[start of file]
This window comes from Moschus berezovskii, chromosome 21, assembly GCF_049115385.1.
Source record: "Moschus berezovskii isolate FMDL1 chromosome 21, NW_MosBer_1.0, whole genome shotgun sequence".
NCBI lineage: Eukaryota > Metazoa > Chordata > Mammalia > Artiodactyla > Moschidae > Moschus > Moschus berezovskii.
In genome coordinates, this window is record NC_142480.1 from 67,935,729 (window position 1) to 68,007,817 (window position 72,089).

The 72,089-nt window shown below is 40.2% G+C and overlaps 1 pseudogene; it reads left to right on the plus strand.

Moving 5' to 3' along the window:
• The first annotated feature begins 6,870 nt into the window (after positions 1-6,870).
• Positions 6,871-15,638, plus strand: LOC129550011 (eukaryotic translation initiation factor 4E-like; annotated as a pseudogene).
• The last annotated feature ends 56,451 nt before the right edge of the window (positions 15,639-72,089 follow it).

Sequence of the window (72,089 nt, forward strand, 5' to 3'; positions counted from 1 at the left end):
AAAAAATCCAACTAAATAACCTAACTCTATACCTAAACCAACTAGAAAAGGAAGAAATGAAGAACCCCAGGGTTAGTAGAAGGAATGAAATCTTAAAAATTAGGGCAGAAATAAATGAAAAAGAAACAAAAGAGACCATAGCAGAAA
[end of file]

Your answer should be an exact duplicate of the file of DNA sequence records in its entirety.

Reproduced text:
This window comes from Moschus berezovskii, chromosome 21, assembly GCF_049115385.1.
Source record: "Moschus berezovskii isolate FMDL1 chromosome 21, NW_MosBer_1.0, whole genome shotgun sequence".
NCBI lineage: Eukaryota > Metazoa > Chordata > Mammalia > Artiodactyla > Moschidae > Moschus > Moschus berezovskii.
In genome coordinates, this window is record NC_142480.1 from 67,935,729 (window position 1) to 68,007,817 (window position 72,089).

The 72,089-nt window shown below is 40.2% G+C and overlaps 1 pseudogene; it reads left to right on the plus strand.

Moving 5' to 3' along the window:
• The first annotated feature begins 6,870 nt into the window (after positions 1-6,870).
• Positions 6,871-15,638, plus strand: LOC129550011 (eukaryotic translation initiation factor 4E-like; annotated as a pseudogene).
• The last annotated feature ends 56,451 nt before the right edge of the window (positions 15,639-72,089 follow it).

Sequence of the window (72,089 nt, forward strand, 5' to 3'; positions counted from 1 at the left end):
AAAAAATCCAACTAAATAACCTAACTCTATACCTAAACCAACTAGAAAAGGAAGAAATGAAGAACCCCAGGGTTAGTAGAAGGAATGAAATCTTAAAAATTAGGGCAGAAATAAATGAAAAAGAAACAAAAGAGACCATAGCAGAAA